Political Science 1100, Introduction to American Politics, February 4, 2013
How and Why do Americans fight about states' rights and federalism?
1. WHAT IS FEDERALISM?
In a federal political system, political authority is divided by a constitution between a central government and regional governments
Examples: Canada, Australia, U.S.
(As Opposed To A Unitary System, Such As Britain Or France)
2. WHO CARES ABOUT
A. States Affect Everyone's Lives
B. States do things differently
3. FEDERALISM AND NATIONAL
Interstate economic competition
The Economic Shift to the
The Political Shift to the Sunbelt:
Population Shifts Result In Shifts In ....
... The distribution of Seats In The House Of Representatives,
.... and Therefore in The Electoral College that elects the President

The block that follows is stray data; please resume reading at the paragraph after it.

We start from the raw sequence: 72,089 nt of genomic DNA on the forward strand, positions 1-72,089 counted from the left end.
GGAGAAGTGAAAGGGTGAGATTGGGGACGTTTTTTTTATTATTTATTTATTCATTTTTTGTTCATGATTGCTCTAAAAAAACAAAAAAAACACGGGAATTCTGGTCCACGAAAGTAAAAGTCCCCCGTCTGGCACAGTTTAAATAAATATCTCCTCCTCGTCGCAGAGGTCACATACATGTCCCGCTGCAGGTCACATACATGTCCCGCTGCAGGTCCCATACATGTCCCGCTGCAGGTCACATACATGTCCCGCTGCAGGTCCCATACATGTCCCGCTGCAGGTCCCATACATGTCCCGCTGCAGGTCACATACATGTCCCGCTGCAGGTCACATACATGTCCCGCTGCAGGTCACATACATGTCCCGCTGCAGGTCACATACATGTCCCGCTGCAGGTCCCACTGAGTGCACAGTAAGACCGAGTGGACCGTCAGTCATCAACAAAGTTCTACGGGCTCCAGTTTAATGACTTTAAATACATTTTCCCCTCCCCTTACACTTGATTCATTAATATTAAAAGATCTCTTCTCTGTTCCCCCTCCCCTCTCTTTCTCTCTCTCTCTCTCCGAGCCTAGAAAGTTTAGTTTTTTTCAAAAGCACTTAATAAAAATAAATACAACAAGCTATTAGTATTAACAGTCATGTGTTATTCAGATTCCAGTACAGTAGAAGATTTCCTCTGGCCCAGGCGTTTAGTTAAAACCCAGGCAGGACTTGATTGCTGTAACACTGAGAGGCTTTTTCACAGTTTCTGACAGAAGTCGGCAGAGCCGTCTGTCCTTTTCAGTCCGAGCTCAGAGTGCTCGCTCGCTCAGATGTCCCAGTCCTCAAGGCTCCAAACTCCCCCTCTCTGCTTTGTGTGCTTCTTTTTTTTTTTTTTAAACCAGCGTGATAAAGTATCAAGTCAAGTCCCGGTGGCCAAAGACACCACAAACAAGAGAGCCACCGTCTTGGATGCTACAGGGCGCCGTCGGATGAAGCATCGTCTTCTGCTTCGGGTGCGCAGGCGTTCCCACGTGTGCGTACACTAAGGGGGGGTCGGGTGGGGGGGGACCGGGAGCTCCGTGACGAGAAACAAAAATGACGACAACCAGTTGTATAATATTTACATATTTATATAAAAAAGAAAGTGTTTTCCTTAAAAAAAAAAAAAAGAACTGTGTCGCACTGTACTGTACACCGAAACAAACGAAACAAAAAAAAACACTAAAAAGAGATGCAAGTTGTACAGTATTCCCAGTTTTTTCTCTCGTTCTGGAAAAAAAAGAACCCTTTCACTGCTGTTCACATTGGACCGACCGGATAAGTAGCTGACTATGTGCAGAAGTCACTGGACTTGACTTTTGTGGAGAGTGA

When Government Must Step in to Protect People
The Constitution left many unanswered questions about civil rights
1) Unanswered Question #1
Do slaveowners hold the balance of power in America?
How did the U.S. answer the question? Political Compromise (Missouri Compromise)
2). Unanswered Question #2
Can slaveowners start their own nation?
How did the U.S. answer?
3). Unanswered Question #3
Are African-Americans' civil rights protected by the states?
How did the U.S. answer? In the courts
At first, by letting states decide (de jure segregation; "Jim Crow")
Plessy v. Ferguson, 1896 upheld Jim Crow laws
In the 1950s, Brown versus Board of Education (1954) rejects de
jure segregation in schools
The Civil Rights Movement, the 1964 Civil Rights Act & the 1965 Voting Rights Act
4). The legacy
a). The Civil Rights agenda expands to de
facto segregation: Housing, Schools, Jobs
b). ... and to other groups: Gender, Other Minorities, the Disabled, and Gays